System.out.println("procC's finally");
public static void main(String args[]) {
try {
} catch (Exception e) {
System.out.println("Exception caught");
In this example, procA( ) prematurely breaks out of the try by throwing an exception.
The finally clause is executed on the way out. procB( )'s try statement is exited via a return
statement. The finally clause is executed before procB( ) returns. In procC( ), the try statement
executes normally, without error. However, the finally block is still executed.
REMEMBER  If a finally block is associated with a try, the finally block will be executed upon
conclusion of the try.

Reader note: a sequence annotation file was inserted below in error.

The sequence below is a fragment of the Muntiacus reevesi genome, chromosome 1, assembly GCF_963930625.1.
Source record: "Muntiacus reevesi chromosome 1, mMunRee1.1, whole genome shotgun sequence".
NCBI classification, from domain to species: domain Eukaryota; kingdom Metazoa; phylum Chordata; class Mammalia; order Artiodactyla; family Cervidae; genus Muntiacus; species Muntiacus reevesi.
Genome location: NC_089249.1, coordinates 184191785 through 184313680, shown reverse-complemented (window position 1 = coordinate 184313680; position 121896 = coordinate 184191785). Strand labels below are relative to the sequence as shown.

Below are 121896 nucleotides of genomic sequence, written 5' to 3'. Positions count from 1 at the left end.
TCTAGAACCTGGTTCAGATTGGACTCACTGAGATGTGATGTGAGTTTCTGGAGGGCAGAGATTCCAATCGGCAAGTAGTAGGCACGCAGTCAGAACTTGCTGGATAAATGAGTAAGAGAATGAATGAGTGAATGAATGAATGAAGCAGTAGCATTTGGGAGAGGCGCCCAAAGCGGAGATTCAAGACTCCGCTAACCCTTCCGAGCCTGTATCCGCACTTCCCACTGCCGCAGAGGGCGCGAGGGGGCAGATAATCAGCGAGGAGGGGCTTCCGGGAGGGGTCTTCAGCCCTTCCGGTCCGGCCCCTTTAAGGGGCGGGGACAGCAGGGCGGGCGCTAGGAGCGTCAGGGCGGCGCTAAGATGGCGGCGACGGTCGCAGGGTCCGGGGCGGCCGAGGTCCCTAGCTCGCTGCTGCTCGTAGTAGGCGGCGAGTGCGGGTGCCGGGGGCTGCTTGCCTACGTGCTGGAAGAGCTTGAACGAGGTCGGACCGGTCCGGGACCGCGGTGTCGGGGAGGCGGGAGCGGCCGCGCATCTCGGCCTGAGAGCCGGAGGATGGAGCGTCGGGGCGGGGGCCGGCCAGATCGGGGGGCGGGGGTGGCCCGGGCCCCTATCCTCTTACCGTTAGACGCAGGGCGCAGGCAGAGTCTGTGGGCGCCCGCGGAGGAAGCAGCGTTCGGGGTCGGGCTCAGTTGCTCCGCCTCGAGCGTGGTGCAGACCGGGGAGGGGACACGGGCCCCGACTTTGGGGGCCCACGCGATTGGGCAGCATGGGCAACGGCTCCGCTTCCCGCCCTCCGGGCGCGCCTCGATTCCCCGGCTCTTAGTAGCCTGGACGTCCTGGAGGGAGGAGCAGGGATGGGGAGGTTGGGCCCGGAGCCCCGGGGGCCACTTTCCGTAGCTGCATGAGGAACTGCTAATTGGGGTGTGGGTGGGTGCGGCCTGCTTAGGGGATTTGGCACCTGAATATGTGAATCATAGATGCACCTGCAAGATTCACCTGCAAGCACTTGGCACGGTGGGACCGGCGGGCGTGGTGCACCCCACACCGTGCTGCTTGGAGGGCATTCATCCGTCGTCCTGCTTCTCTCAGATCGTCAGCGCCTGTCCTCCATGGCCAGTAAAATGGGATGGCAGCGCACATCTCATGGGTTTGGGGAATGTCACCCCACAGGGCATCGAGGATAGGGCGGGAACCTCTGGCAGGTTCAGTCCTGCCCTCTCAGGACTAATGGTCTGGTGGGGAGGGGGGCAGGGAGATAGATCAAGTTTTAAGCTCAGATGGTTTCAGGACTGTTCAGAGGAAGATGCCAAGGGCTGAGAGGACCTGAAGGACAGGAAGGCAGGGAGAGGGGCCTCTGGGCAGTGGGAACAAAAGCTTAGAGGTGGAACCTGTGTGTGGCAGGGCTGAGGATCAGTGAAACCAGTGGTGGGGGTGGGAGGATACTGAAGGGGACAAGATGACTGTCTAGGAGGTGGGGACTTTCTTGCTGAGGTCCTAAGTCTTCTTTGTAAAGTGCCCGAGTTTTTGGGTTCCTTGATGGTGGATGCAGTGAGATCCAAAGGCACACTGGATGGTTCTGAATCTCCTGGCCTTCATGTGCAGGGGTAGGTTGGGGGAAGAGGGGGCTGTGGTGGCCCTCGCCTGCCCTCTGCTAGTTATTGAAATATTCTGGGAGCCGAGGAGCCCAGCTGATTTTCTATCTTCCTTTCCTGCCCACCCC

Here is the output generated by the preceding program:
inside procA
procA's finally
Exception caught
inside procB
procB's finally
inside procC
procC's finally
Java's Built-in Exceptions
Inside the standard package java.lang, Java defines several exception classes. A few have
been used by the preceding examples. The most general of these exceptions are subclasses
of the standard type RuntimeException. As previously explained, these exceptions need
not be included in any method's throws list. In the language of Java, these are called
unchecked exceptions because the compiler does not check to see if a method handles or
throws these exceptions. The unchecked exceptions defined in java.lang are listed in
Table 10-1. Table 10-2 lists those exceptions defined by java.lang that must be included
in a method's throws list if that method can generate one of these exceptions and does
not handle it itself. These are called checked exceptions. Java defines several other types
of exceptions that relate to its various class libraries.
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